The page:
I salute Jeremy Scahill for his excellent podcast Intercepted, and for his most recent one in particular. Best history lesson I’ve had in a long time.
Americans are famous for not knowing much about our history, not caring about what happened here, or anywhere else. twenty years ago, five months ago, a hundred years ago, two hundred years, five hundred — what difference could the past possibly make now that it’s over? We are, as a society, pretty much doomed, as in that classic phrase about the lessons of history, to repeat the same mistakes over and over if we neither care about nor learn from the triumphs and calamities of the past.
This looking back works in trying to improve our personal lives too, of course, weighing our present decisions against the way past decisions turned out, good and bad. History, the unfolding of what happened in the past under certain conditions, is our best (and really only) guide to what might happen under similar present conditions. A study of well-reasoned history can point us to what we need to do differently this time to avoid an unwanted result.
Jeremy Scahill is a hard-nosed journalist with a keen interest in history. He always places his stories in the larger context of what came before. It is impossible to understand complex situations without the insight that only historical context provides. News story: man savagely beats up another man, is in turn savagely beaten by angry mob. Does the context matter? Most people would say it does.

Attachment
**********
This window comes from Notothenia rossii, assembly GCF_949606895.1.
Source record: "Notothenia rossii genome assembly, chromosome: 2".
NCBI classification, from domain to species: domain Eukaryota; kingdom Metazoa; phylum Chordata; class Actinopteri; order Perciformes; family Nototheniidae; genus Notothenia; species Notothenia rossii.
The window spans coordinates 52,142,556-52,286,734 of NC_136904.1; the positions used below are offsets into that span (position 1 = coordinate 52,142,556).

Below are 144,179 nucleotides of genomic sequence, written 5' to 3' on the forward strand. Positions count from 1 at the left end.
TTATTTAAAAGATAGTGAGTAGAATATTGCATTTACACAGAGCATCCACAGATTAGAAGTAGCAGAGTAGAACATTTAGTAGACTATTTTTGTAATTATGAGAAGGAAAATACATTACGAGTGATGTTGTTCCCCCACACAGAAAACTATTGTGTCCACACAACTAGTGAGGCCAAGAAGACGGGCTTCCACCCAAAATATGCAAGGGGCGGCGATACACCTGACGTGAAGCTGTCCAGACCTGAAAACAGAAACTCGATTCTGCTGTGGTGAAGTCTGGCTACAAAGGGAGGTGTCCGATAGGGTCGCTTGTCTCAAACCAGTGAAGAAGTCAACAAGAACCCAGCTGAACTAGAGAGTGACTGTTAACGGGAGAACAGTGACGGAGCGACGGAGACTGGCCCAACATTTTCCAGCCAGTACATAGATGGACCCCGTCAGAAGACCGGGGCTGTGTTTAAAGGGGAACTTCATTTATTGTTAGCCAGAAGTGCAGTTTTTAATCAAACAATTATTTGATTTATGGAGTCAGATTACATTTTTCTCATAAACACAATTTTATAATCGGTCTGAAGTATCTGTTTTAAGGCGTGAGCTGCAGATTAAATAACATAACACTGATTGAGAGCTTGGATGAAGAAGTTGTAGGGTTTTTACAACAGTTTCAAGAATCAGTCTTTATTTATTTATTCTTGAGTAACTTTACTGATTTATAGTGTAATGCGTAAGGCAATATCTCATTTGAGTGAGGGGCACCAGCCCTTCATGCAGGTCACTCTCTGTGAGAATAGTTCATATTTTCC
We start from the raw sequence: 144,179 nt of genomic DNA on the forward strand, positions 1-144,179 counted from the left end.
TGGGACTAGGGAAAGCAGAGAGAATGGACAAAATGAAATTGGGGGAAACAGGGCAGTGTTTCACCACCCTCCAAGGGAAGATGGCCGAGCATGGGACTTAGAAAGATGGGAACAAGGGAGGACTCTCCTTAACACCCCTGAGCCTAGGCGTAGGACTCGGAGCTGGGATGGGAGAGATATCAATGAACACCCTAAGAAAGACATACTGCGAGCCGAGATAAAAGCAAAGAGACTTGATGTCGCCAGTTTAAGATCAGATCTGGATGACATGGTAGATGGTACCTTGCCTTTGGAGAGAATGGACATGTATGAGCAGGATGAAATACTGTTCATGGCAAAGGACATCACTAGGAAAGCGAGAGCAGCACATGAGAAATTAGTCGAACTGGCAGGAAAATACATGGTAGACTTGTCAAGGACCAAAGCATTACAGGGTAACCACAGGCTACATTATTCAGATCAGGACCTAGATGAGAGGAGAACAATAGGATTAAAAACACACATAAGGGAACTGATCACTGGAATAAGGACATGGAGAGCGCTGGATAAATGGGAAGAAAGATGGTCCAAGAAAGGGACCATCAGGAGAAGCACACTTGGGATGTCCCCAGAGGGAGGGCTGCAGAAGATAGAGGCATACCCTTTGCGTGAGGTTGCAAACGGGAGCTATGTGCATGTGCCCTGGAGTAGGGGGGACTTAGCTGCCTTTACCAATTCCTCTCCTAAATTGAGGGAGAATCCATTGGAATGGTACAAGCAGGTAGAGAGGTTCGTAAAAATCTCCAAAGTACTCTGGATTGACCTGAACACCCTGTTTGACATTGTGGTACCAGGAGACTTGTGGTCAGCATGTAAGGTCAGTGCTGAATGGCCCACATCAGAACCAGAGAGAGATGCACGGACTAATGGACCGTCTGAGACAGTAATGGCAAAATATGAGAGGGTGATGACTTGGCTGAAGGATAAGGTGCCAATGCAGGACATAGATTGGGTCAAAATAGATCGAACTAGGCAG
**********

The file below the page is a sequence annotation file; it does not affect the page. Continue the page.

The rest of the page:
Factoid: one hundred and fifty seven years ago (almost eight score and seven years ago) Lincoln freed the slaves. Lincoln’s Emancipation Proclamation of 1863 is one of those shorthand markers, like 1492, 1620 and 1776, that most American school children are taught about, memorize. These dates serve as magical, isolated moments of the past when great things happened. 1492 Columbus discovers America, Protestant pilgrims fleeing religious persecution land on a rock in the New World in 1620, Thomas Jefferson proclaims all men created equal in 1776, Lincoln frees the slaves 1863. Knowing these widely tested Cliff’s Notes factoids is knowing virtually nothing about anything that happened in 1492, 1620, 1776, 1863.